Much of the buzz around the educational benefits of Internet technology has focused on the potential for the classroom -- or perhaps, if we add to that, the boom in mobile technology, the potential to bridge the classroom and the home.
But the Internet is doing far more than opening doors for K-12 and higher education students. It's also a huge boon for "lifelong learners," those students -- students of any age -- that are pursuing educational opportunities in informal settings and outside degree programs.
The idea of "lifelong learning" isn't a new one. The idea of self-motivated, self-directed learning became popular in the 1960s and 1970s, although "continuing education" and "adult education" have roots that go much farther back in history.
It may be cliché to say that it's possible to learn anything you want online. Indeed, information on almost any topic is accessible, if not abundant. But even though lifelong learning is informal, it needn't be unstructured, and when I say that the Internet is providing great potential for lifelong learning, I don't mean simply "You can Google whatever you want."
A number of companies and organizations are actively addressing this space, providing not just opportunities for people to learn, but opportunities for people to teach (and to make money doing so). That's a key piece of lifelong learning -- the learning is self-funded. These are people who want to learn something and are willing to pay to do so.
Seattle-based startup TeachStreet may be the perfect example of this. The company provides a marketplace, of sorts, where learners can find classes and teachers can find students. There are just under a half million classes listed on the site, offered by around 100,000 teachers and schools. Many are local, but more of these offerings are available online as well.
That local element is important, as indeed, these are learning opportunities that certainly pre-date the Internet. Piano lessons. Dance lessons. French lessons. Fly fishing lessons. Before the Internet, these instructors could be found in the Yellow Pages, in the classified section of the newspaper, on flyers tacked to community center bulletin boards.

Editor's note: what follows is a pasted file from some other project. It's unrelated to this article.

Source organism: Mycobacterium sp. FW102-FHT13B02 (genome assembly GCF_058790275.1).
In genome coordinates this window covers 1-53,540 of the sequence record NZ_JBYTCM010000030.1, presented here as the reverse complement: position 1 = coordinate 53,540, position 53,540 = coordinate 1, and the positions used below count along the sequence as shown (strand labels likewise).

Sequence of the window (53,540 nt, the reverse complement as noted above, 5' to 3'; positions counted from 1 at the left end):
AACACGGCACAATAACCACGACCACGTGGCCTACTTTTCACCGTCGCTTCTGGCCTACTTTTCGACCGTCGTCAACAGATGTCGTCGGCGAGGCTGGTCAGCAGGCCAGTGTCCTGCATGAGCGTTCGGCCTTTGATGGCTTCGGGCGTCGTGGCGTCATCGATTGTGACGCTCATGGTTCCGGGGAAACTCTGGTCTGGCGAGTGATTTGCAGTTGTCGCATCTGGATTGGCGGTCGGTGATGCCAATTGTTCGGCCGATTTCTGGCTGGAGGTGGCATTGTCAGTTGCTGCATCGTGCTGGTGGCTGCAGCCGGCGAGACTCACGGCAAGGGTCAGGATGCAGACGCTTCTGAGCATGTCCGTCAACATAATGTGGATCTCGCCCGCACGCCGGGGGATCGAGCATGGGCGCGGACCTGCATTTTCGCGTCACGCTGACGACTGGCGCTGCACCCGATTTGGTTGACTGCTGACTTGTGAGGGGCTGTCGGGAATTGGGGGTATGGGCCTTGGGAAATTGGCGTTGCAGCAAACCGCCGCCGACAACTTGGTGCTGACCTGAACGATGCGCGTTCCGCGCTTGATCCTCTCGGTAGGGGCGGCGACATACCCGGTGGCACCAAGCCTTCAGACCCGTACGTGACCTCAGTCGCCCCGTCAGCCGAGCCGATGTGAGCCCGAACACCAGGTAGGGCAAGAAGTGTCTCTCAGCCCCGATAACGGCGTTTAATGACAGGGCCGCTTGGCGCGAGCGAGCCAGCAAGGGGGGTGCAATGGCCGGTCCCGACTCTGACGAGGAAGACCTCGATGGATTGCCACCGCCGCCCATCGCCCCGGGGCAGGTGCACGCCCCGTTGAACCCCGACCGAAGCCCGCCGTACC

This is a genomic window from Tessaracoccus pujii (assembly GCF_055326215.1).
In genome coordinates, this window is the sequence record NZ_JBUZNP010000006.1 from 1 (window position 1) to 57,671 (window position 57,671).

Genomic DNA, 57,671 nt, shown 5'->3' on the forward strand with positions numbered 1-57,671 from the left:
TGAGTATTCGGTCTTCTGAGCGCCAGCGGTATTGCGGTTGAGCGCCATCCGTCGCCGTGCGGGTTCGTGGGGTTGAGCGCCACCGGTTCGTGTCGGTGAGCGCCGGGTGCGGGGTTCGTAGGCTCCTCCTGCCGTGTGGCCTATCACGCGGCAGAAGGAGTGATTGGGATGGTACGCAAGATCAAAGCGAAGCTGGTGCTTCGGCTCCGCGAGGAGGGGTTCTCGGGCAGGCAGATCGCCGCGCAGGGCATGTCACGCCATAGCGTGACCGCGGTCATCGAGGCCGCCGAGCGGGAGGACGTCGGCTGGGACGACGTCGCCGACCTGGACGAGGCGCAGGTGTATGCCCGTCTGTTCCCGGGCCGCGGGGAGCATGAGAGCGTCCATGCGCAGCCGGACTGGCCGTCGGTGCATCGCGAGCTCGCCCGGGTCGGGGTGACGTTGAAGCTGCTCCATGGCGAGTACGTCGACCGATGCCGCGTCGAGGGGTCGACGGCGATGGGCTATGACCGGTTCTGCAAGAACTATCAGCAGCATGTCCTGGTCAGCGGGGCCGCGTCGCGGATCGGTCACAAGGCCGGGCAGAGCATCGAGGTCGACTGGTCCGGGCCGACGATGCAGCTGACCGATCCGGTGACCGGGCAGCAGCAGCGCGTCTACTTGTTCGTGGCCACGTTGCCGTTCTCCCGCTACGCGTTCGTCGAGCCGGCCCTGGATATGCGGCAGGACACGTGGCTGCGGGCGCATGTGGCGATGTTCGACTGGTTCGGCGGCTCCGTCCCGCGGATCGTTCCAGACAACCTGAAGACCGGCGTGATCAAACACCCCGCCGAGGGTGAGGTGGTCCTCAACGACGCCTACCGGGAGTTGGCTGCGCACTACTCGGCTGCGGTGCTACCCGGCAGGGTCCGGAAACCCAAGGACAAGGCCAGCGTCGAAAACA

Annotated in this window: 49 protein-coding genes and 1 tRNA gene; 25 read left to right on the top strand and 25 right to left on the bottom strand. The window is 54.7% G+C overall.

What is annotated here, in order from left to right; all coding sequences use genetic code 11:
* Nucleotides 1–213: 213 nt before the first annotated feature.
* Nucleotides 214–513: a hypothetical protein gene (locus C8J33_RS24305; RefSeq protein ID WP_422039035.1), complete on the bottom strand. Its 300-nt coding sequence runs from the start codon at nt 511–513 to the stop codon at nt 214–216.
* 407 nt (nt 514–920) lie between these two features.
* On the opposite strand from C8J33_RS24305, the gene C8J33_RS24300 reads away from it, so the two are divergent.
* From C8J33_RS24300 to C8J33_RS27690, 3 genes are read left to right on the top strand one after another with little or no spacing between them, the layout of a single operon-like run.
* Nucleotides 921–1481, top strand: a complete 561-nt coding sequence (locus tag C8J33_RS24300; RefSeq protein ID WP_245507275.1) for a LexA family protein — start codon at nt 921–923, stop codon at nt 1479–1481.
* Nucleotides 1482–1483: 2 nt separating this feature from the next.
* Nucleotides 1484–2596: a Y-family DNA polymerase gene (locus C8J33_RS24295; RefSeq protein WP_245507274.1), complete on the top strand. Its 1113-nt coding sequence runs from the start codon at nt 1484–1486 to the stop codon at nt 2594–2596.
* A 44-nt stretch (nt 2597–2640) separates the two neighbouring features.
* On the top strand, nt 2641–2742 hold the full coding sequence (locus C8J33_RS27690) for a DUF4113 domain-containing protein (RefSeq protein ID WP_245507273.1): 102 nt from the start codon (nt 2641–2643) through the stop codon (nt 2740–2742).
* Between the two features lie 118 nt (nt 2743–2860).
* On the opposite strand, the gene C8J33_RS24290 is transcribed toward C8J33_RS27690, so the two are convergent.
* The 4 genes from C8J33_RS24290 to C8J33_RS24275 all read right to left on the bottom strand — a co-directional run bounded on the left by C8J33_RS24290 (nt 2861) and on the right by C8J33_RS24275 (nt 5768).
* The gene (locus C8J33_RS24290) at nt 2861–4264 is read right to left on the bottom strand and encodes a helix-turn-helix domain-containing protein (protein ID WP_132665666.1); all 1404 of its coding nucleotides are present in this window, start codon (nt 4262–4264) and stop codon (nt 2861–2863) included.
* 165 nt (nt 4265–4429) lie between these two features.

Until the Internet, many of these instructors haven't had a way to put their content online (instructional videos posted to YouTube, for example), to promote their content online, and as is becoming increasingly important, to "go viral." While word-of-mouth has always been an important element in learning about good guitar teachers or amazing skydiving classes, for example, the Internet truly compounds how word-of-mouth works.
It also allows learners to declare their interest in a particular topic, with things like TeachStreet's "Teacher Request" feature that lets someone state their interest and their inquiry for someone to teach them.
But it isn't simply these sorts of recreational educational opportunities that the Internet now affords. Thanks to the open courseware movement, many universities -- most famously MIT -- are making their core academic content -- syllabi, lecture notes, problem sets and solutions, exams, reading lists, and video lectures -- available for anyone to download. Yes, this content is divorced from instruction and from a degree. But it's there nonetheless.
And this, more than anything, may portend one of the most disruptive elements of technology and education. As more content, more communities, and more marketplaces spring up online to support these alt-edu endeavors, we may begin to rethink what it means to spend so much time focusing on the classroom when in fact, learning is lifelong.